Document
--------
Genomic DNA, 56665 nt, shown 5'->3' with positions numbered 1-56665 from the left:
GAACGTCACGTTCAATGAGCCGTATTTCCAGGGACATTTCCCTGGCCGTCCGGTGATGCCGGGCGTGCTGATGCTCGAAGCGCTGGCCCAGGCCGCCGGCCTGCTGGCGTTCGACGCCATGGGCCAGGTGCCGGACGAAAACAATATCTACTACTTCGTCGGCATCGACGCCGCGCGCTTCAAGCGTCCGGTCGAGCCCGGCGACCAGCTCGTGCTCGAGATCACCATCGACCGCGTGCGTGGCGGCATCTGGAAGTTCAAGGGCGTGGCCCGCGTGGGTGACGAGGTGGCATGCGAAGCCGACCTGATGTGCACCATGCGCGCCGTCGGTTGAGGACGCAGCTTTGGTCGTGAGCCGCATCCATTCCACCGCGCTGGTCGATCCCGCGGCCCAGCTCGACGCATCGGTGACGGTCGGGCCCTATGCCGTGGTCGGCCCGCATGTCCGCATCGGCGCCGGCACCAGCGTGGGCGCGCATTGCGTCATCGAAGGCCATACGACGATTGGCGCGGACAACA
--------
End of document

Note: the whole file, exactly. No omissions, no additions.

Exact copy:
Genomic DNA, 56665 nt, shown 5'->3' with positions numbered 1-56665 from the left:
GAACGTCACGTTCAATGAGCCGTATTTCCAGGGACATTTCCCTGGCCGTCCGGTGATGCCGGGCGTGCTGATGCTCGAAGCGCTGGCCCAGGCCGCCGGCCTGCTGGCGTTCGACGCCATGGGCCAGGTGCCGGACGAAAACAATATCTACTACTTCGTCGGCATCGACGCCGCGCGCTTCAAGCGTCCGGTCGAGCCCGGCGACCAGCTCGTGCTCGAGATCACCATCGACCGCGTGCGTGGCGGCATCTGGAAGTTCAAGGGCGTGGCCCGCGTGGGTGACGAGGTGGCATGCGAAGCCGACCTGATGTGCACCATGCGCGCCGTCGGTTGAGGACGCAGCTTTGGTCGTGAGCCGCATCCATTCCACCGCGCTGGTCGATCCCGCGGCCCAGCTCGACGCATCGGTGACGGTCGGGCCCTATGCCGTGGTCGGCCCGCATGTCCGCATCGGCGCCGGCACCAGCGTGGGCGCGCATTGCGTCATCGAAGGCCATACGACGATTGGCGCGGACAACA